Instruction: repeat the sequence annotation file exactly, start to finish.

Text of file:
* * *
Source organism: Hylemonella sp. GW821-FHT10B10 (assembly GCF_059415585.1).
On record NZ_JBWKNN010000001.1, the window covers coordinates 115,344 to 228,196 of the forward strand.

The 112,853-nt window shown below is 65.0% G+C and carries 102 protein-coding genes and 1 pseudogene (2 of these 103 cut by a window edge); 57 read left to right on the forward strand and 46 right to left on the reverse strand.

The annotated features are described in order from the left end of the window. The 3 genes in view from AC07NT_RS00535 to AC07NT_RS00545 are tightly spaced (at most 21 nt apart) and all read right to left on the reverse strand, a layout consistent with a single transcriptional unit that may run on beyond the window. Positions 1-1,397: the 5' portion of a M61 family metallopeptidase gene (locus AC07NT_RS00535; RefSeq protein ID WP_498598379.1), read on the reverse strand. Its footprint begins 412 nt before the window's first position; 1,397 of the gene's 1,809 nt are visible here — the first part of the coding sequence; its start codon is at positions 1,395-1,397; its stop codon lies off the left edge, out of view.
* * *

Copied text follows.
Source organism: Hylemonella sp. GW821-FHT10B10 (assembly GCF_059415585.1).
On record NZ_JBWKNN010000001.1, the window covers coordinates 115,344 to 228,196 of the forward strand.

The 112,853-nt window shown below is 65.0% G+C and carries 102 protein-coding genes and 1 pseudogene (2 of these 103 cut by a window edge); 57 read left to right on the forward strand and 46 right to left on the reverse strand.

The annotated features are described in order from the left end of the window. The 3 genes in view from AC07NT_RS00535 to AC07NT_RS00545 are tightly spaced (at most 21 nt apart) and all read right to left on the reverse strand, a layout consistent with a single transcriptional unit that may run on beyond the window. Positions 1-1,397: the 5' portion of a M61 family metallopeptidase gene (locus AC07NT_RS00535; RefSeq protein ID WP_498598379.1), read on the reverse strand. Its footprint begins 412 nt before the window's first position; 1,397 of the gene's 1,809 nt are visible here — the first part of the coding sequence; its start codon is at positions 1,395-1,397; its stop codon lies off the left edge, out of view.